Posted Monday, Nov 18th 2013 @ 15:22

I've been thinking a lot about the interplay between consonance and dissonance.

It's funny, I've always thought of consonance and dissonance as universal constants. Root, fifth: lovely. Root, fourth: delightful. Root, third, fifth: ain't that some sugar.

Oh and the seventh shapes. Alone, I'm all "What else you got, sweetie?" But play 'em with a fresh major, and it's like "Will they? Won't they?" Put a ring on it, already, guy. Sheesh.

Root, second, though- now that won't pay the bills. Why? They're right next to each other, but they can't live in harmony. Oh. I see what I did there.

Turns out, dissonance and consonance are as much psychological as they are physical. The predominant tuning in Western music, 12-tone equal temperament, it's just an algorithm dividing intervals into equal parts based on a semitone ratio of the twelfth root of two. Turns out, the ear will hear consonance outside of these boundaries as well.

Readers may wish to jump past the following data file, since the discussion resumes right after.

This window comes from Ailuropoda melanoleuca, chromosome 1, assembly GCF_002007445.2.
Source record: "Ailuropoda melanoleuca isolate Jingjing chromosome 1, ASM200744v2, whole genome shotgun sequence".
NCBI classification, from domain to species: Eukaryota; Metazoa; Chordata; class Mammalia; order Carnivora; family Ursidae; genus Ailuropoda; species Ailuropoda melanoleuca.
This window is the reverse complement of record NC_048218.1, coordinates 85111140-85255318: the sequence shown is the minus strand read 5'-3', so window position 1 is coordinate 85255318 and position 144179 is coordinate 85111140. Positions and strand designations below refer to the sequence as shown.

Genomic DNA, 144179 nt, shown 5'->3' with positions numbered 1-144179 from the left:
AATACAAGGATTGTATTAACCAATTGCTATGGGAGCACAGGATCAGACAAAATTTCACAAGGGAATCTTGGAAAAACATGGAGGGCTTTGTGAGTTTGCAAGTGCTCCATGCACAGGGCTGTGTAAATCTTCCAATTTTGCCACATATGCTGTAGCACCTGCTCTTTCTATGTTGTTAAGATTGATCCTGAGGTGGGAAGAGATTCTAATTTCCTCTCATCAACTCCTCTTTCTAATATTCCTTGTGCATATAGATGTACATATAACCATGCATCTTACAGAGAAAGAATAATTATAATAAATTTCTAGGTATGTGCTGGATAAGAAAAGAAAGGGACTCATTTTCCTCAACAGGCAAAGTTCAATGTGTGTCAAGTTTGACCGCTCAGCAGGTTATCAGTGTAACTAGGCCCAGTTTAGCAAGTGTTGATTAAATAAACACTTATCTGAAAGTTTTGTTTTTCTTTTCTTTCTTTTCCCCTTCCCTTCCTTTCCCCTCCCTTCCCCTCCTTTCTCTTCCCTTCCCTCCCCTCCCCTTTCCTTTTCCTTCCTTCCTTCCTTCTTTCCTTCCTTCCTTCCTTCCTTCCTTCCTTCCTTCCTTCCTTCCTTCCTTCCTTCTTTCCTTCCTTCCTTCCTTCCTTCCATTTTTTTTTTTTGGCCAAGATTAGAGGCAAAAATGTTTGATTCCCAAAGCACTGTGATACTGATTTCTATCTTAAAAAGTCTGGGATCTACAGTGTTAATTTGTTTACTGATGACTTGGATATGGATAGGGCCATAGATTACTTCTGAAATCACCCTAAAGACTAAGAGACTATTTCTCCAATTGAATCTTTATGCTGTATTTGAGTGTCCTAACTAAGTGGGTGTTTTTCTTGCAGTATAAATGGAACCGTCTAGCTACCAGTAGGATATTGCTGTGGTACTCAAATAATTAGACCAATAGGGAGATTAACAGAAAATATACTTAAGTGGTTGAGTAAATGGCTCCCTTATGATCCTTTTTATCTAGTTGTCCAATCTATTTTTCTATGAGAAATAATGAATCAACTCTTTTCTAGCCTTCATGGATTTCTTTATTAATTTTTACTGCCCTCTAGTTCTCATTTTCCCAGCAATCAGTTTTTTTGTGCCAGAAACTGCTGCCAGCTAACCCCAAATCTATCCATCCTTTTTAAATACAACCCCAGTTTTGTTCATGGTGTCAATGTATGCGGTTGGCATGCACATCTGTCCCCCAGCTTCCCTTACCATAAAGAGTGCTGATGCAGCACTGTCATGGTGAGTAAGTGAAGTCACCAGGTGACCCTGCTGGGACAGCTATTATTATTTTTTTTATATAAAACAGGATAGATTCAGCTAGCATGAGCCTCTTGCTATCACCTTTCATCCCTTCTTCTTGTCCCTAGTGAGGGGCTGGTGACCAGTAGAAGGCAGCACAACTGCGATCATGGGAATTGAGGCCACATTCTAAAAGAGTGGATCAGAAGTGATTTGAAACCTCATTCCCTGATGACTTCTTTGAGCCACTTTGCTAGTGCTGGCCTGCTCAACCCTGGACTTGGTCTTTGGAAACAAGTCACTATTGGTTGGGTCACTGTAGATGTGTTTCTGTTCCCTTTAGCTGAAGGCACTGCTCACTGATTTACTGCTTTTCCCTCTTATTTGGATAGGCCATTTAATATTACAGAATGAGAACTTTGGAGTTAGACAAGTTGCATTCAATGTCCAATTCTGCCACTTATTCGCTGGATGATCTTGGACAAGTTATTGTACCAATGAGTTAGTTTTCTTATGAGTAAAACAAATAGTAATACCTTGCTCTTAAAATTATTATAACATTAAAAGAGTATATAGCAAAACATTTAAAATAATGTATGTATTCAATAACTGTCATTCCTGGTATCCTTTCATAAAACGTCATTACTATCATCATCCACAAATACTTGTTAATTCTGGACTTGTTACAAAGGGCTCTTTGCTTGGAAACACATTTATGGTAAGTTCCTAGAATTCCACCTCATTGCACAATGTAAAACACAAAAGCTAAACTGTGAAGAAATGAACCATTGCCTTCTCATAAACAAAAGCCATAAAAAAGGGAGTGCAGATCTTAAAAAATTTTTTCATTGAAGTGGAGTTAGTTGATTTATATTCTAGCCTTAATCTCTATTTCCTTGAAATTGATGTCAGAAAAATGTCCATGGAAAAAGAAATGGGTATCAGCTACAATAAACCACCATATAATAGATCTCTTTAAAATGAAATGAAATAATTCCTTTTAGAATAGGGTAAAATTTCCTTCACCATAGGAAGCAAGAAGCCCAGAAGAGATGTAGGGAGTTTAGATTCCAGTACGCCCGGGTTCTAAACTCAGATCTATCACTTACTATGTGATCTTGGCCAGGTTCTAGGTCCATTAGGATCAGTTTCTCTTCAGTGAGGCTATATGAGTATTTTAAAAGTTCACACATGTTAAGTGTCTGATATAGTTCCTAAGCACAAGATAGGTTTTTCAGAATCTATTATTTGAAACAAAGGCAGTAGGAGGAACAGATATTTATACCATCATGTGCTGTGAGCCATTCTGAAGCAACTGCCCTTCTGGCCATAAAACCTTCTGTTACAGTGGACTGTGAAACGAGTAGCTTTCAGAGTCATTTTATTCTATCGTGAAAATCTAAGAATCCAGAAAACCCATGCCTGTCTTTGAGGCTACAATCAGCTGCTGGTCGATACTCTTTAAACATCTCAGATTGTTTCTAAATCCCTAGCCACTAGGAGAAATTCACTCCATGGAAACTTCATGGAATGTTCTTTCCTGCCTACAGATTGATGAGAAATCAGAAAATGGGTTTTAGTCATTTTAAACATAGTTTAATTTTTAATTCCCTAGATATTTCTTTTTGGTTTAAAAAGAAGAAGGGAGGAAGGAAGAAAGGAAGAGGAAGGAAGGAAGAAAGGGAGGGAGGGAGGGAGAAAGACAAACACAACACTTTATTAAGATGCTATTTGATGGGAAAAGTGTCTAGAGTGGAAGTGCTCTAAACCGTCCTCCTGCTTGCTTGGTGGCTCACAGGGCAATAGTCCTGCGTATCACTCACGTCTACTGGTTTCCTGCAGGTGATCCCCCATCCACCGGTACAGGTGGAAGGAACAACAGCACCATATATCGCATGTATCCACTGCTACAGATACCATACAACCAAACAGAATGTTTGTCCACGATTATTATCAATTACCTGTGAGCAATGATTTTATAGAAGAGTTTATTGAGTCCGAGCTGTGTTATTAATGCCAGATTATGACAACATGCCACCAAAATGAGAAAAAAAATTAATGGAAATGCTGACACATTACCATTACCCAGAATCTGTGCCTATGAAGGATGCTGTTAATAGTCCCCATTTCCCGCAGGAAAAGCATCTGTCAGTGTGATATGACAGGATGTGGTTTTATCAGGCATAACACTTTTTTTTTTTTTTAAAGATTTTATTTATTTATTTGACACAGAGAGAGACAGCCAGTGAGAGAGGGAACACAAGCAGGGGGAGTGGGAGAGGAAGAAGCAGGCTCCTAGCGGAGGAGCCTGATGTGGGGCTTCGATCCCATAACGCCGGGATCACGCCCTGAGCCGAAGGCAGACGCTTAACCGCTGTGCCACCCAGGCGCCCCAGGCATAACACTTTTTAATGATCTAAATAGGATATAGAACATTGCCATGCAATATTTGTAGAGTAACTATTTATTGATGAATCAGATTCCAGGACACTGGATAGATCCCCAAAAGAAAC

I think my ear isn't very well trained to traditional consonance. A major fourth is supposed to be more consonant than a major third, but I can't hear it. It all sounds fine to me. I also let my guitar fall out of tune sometimes. So? Come at me.

The funny thing is, the perception of consonant, stable forms depends on knowledge of dissonance. Every composition contains dissonance as notes depart from the root. When the resolution comes, the dissonance provides a departure; making the resolution all the more satisfying. The further the departure, the more satisfying the resolution.

I like feedback. I like major seconds. I like static and turmoil. I like the shot where you look into the medicine cabinet and then scary man is behind you but it was all a dream; or was it? Here, I made you some dissonance.

xoxo (CW) Alex